The researchers from Harvard did a computer database search of studies on the intake of sugar-sweetened beverages and the risk of Type 2 Diabetes. They also looked at the risk of developing the metabolic syndrome, this being a collection of weight related markers linked to heart disease and diabetes. The researchers did a 'meta-analysis' which represents pooled data from different studies and compared intake in highest and lowest bands of soft drink consumption with risk of Type 2 Diabetes and metabolic syndrome.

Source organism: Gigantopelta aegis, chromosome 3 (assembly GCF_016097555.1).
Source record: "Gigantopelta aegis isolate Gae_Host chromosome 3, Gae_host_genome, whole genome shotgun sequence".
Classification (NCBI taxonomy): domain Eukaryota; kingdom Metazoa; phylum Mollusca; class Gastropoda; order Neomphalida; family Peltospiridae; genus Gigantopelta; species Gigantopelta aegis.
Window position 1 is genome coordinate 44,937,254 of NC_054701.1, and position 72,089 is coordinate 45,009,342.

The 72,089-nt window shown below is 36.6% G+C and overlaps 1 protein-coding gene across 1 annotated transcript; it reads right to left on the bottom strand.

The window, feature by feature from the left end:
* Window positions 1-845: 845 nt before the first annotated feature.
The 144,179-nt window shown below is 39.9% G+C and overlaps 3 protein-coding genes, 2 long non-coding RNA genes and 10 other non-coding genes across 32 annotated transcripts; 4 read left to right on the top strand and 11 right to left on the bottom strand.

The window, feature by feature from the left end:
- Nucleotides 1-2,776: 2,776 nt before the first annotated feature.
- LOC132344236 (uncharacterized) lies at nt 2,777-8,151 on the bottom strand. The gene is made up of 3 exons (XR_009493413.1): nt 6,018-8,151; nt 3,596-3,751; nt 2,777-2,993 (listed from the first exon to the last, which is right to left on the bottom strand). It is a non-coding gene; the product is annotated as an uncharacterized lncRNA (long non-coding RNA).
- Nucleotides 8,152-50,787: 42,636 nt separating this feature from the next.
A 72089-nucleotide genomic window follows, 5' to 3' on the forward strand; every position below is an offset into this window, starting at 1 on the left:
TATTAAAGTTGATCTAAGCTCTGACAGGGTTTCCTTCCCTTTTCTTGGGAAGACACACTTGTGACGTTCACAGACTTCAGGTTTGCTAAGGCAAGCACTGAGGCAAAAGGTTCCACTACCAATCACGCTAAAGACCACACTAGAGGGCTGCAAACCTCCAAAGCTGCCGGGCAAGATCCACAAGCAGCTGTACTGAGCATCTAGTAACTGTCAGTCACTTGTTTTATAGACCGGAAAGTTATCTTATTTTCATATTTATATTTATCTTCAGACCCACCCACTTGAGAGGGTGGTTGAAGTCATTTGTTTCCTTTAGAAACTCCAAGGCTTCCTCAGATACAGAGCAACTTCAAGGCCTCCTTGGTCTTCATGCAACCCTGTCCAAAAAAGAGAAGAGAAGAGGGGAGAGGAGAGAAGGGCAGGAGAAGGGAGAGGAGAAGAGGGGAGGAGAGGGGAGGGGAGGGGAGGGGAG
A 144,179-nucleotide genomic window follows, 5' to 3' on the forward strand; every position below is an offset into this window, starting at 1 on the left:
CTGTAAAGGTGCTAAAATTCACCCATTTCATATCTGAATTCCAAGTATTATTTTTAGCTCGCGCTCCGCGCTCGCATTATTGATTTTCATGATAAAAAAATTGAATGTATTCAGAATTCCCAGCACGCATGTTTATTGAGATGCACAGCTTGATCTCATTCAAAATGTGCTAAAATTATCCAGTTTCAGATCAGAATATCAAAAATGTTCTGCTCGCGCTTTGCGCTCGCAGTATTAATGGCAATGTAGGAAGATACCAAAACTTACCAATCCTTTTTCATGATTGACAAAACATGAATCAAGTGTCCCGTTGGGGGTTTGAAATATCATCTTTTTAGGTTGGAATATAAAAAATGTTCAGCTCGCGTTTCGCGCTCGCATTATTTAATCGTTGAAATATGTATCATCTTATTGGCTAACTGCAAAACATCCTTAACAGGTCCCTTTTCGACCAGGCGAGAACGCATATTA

This database search identified a number of suitable long-term prospective cohort studies for analysis from the already published medical literature. These were then subject to inclusion and exclusion criteria as defined by the authors. The resulting studies, 11 overall from a period of 1966 to 2010 produced data from just over 310,000 participants. This was therefore a relatively large study.

The results were expressed in terms of how much sugary drink intake resulted in how much risk of developing diabetes. The published article suggested that those people with the highest band of intake (1 to 2 servings a day) had a 26% greater risk of developing diabetes than those in the lowest band (less than one serving per month).

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